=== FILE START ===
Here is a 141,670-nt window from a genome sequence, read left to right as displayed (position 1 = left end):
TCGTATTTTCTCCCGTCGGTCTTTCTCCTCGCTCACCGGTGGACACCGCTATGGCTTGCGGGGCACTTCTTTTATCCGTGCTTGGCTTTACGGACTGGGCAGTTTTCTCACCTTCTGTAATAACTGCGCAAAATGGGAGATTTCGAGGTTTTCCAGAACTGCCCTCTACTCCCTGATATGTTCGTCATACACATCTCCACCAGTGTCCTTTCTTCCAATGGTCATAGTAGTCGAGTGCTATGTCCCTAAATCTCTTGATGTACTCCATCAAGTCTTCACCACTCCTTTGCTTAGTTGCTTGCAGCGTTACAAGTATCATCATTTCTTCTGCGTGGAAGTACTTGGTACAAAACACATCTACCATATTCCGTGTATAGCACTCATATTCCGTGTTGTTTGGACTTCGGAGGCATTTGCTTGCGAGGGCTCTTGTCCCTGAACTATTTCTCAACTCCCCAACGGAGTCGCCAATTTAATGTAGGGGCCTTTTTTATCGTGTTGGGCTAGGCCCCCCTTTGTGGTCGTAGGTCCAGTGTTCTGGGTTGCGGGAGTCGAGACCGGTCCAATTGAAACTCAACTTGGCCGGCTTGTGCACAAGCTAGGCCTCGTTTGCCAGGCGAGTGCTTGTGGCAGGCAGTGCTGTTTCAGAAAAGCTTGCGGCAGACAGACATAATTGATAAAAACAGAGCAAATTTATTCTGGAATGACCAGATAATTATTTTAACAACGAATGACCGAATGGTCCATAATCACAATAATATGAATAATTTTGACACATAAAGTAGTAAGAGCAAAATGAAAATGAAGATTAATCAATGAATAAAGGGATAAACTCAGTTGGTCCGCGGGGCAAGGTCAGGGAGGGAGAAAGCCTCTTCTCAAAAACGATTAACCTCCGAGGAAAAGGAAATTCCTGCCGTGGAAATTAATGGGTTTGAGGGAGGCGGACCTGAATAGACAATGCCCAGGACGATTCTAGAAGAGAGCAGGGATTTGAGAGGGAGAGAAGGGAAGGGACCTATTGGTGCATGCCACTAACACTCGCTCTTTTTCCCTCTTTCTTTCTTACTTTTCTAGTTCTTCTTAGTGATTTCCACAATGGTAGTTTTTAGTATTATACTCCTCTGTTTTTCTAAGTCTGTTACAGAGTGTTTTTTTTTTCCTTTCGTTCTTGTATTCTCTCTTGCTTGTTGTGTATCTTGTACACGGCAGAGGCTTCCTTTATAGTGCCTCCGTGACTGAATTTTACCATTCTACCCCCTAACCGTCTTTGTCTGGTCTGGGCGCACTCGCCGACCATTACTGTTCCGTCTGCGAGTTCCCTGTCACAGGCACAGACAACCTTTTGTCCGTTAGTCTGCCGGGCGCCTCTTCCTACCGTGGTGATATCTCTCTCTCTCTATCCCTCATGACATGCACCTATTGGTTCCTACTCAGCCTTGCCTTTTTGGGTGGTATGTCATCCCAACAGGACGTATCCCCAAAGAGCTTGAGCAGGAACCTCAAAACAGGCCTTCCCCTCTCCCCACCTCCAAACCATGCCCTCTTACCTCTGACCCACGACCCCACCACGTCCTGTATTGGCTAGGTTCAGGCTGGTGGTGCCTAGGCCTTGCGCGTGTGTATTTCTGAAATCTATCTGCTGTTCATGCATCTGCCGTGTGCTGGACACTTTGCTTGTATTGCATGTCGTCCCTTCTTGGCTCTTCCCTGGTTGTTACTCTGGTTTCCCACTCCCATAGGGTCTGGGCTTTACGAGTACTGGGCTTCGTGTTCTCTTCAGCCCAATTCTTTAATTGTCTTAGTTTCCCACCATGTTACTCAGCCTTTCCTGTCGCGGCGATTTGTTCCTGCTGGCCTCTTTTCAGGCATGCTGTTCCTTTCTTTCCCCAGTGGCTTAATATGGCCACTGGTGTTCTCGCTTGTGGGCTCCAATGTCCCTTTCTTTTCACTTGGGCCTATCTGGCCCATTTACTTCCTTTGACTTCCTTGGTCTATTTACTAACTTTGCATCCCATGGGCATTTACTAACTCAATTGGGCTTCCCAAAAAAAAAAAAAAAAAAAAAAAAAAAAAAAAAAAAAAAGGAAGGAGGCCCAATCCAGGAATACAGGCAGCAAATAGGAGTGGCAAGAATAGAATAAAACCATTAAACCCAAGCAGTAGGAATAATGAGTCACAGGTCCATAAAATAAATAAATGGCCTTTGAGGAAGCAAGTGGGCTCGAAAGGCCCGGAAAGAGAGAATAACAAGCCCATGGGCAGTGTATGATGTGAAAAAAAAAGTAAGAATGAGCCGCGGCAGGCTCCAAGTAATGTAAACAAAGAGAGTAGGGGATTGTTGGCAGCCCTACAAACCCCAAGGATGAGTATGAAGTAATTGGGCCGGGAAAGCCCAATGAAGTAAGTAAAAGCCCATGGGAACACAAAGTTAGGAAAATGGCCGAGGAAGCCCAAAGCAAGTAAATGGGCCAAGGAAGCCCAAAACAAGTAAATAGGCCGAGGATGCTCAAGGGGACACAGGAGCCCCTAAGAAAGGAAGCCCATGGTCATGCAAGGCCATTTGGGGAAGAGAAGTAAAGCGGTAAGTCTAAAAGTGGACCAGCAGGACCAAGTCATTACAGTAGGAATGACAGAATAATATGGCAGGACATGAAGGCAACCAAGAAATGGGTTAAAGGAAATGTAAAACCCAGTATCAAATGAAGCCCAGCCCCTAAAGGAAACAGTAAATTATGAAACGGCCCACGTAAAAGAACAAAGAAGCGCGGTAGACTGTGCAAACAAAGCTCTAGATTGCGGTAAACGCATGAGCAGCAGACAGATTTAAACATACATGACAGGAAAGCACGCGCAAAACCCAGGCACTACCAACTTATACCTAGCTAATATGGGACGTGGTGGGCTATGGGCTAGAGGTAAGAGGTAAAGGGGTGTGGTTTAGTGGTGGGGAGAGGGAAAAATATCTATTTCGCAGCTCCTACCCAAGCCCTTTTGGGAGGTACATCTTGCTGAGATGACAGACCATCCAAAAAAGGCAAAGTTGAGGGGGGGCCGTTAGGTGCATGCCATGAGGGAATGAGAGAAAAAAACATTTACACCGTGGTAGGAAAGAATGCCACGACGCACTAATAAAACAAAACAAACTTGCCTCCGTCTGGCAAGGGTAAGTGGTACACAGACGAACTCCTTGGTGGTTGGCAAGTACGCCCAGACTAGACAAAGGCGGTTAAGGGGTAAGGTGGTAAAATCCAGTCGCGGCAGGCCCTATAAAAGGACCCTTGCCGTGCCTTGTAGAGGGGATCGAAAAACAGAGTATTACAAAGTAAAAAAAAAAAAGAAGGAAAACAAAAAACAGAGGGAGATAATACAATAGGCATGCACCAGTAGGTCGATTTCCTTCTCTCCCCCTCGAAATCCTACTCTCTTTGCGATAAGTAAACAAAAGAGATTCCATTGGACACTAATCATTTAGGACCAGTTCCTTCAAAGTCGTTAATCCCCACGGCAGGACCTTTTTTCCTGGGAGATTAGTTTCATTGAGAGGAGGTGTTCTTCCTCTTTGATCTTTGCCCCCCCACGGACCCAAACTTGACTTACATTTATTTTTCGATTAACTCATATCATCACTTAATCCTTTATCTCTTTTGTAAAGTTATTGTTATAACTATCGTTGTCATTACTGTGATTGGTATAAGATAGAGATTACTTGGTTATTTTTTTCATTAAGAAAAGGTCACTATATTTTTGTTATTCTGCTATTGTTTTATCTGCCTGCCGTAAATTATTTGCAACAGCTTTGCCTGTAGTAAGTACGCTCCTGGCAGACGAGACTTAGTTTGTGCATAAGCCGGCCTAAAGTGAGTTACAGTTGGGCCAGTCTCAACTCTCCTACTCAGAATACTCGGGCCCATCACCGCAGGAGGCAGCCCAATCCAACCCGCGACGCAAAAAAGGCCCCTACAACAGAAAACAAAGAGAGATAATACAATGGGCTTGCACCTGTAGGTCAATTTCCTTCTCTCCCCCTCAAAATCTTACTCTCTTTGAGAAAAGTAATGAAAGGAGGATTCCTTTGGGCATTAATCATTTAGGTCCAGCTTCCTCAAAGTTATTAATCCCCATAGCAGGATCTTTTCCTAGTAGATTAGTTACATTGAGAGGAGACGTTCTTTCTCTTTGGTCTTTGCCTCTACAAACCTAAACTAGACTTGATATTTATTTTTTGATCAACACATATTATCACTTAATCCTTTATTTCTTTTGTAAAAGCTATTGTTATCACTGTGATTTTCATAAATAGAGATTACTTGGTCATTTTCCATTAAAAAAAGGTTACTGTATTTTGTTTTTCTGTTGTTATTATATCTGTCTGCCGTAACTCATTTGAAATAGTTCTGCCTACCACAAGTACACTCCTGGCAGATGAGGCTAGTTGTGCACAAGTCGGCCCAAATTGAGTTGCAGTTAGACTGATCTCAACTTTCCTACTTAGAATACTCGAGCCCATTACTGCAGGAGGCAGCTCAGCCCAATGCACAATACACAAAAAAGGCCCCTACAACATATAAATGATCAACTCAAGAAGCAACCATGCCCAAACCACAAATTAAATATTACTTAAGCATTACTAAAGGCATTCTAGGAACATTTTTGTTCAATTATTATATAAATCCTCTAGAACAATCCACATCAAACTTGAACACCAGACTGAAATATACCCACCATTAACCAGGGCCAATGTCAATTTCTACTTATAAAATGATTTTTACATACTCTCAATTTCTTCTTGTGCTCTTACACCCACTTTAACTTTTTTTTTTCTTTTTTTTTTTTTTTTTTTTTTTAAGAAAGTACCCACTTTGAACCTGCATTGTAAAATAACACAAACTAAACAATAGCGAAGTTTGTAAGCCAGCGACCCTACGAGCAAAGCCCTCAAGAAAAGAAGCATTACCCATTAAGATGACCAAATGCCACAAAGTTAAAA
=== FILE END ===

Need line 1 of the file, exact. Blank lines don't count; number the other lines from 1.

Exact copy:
Here is a 141,670-nt window from a genome sequence, read left to right as displayed (position 1 = left end):